The sheeldes brighte, testeres and trappures;
That in the bataille blowen bloody sounes.” How remote from the classical spirit and manner are the tapestried picturesqueness, the personified abstractions, the symbolism of the chapels of Venus, of Mars, and of Diana, as of oratories in a Gothic minster.
First in the temple of Venus maystow see
woodnesse laughing in his rage,
Saw I conquest sitting in greet honour.” 1 How remote too the amorous atmosphere of the tale, the references to May, to the lark, to the dolorous lover
“ Welcome be thou, faire freshe May—"
His hewe falwe, and pale as asshen colde,
And wailling al the night, making his mone.” 1 As Warton points out (History of English Poetry, vol. ii. p. 196) the groundwork of this description is taken from the Thebaid of Statius, a favourite author in the Middle Ages.
Love, the tyrant, is master of this tale, that Love which in the Argonautica refused sleep to Medea when she thought of Jason though it brought happy forgetfulness "to the mother of sons but lately dead "
"The God of love, A! benedicite,
How mighty and how great a lord is he!"
The lover's first sight of the lady is like a swift sword-thrust—
"He caste his eye upon Emelya,
And ther-with-al he bleynte, and cryde 'a!'
The lady herself is "fresher than the May," "fairer than the lilie upon his stalke grene." There is here matter for a Court of Love-whether the knight who first sees and loves the lady, but thinks her a goddess, or he who loves her second but knows her to be a human creature, is to be the fortunate lover? The delicacy of the final award is in the best manner of the subtle science; Chaucer with infinite art reverses Boccaccio's decision. In the Teseide Arcite first sees the lady, but his prize is not her hand-it is victory in the tourney and death. Chaucer gives the first sight of Emely to Palamon, and though to Arcite goes the triumph in the lists, it is by him who loved her first that the lady is finally won.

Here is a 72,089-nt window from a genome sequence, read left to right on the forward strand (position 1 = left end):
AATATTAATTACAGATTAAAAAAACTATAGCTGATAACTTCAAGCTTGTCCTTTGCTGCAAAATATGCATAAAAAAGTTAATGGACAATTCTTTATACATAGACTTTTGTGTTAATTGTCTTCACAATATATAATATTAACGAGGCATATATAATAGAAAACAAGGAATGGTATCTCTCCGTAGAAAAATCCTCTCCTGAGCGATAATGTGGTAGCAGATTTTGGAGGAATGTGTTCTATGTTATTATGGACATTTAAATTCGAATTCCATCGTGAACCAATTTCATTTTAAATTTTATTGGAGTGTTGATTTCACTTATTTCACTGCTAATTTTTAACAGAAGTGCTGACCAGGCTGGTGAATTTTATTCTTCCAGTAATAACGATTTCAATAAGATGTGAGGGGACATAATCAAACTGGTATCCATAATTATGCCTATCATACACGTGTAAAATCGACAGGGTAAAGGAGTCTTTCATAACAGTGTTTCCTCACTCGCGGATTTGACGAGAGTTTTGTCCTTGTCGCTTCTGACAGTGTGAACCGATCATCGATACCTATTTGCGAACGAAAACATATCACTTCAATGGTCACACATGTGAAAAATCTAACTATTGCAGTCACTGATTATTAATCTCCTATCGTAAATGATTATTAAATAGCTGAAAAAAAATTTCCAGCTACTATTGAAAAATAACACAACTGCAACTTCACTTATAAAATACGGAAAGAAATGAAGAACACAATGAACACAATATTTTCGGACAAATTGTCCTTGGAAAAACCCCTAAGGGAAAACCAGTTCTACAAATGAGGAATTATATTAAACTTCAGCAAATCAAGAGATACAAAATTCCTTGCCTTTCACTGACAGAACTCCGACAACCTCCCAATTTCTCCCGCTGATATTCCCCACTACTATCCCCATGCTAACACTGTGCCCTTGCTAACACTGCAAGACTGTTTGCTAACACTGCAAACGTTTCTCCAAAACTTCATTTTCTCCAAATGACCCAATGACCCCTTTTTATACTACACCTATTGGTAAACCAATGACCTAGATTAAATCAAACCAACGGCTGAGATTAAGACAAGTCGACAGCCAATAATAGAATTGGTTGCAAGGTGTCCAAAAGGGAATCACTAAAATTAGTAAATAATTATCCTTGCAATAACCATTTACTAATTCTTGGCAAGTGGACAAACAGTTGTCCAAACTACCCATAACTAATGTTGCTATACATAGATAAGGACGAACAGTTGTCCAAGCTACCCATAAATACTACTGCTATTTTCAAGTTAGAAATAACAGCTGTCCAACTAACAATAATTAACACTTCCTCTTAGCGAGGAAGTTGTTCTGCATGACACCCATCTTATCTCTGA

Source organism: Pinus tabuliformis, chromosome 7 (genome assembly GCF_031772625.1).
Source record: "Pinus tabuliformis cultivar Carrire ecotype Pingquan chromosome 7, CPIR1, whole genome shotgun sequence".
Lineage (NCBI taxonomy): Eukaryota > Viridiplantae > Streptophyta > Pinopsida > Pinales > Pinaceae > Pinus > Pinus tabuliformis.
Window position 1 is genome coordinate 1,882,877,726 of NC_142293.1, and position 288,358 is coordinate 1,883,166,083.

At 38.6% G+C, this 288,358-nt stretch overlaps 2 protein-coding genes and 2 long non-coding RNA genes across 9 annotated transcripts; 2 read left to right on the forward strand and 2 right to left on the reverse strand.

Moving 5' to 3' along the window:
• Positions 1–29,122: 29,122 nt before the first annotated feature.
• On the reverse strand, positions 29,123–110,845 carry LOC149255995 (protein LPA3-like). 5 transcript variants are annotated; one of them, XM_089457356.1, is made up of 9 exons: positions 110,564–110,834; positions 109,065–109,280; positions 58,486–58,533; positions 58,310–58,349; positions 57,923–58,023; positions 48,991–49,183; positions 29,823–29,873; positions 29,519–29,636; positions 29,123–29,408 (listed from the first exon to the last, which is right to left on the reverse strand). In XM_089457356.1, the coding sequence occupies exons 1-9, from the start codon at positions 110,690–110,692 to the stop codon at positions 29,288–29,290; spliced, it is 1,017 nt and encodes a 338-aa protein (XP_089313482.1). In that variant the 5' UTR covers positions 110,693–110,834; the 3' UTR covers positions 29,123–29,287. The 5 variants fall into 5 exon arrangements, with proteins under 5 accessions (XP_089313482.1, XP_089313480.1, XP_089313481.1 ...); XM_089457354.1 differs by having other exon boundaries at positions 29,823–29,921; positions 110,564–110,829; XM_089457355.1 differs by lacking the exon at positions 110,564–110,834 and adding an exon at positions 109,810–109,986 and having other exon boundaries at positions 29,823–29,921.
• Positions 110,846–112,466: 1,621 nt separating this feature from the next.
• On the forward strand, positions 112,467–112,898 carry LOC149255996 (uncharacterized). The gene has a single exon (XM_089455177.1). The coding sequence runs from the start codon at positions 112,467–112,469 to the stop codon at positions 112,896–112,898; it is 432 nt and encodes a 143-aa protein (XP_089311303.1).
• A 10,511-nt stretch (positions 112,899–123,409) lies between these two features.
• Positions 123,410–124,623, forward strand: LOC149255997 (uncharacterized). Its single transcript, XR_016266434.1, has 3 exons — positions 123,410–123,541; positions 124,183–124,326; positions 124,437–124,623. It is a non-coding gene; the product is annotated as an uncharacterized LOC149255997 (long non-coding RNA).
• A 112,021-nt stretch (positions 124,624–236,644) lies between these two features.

And behind Love, and behind the decorative classical deities, what dark power of Fate or Fortune in the stars presides over this tale told in Christian times?
"Sum wikke aspect or disposicioun
Of Saturne, by sum constellacioun,
Hath yeven us this, al-though we hadde it sworn;
What a self-concious touch is that in the description of Arcite's resolution
"And with that word he caughte a greet mirour
How refined are the chivalric manners when Arcite, about to fight to the death with his rival, offers to bring arms and armour for both
"And chees the beste, and leve the worste for me
and when the two knights with all gentleness assist each other
"As freendly as he were his owne brother."
And to what height of courtesy does the mortally-wounded Arcite rise in his last words, as he resigns Emely to his more fortunate rival
How the sentiment of pity dominates the tale, the badge of knighthood's flower
"For pitee renneth sone in gentil herte."
Exquisite the tale is, none more admirably wrought of pathos, of arms and amours," depicting a conflict between friendship and love, in which both are victorious, a tale delightful in its music to the ear, in its picturesqueness to the inner eye, in its delicacy of sentiment to the heart. It were hard to deny to it the title "heroic," though times and men and manners have all been transfigured. But behind it, as never in the older heroic poetry, there stands the author, gravely smiling at our pleasure, amused a little at his own success, and hinting now and again, with an engaging charm, at the humours of a piece not wholly serious.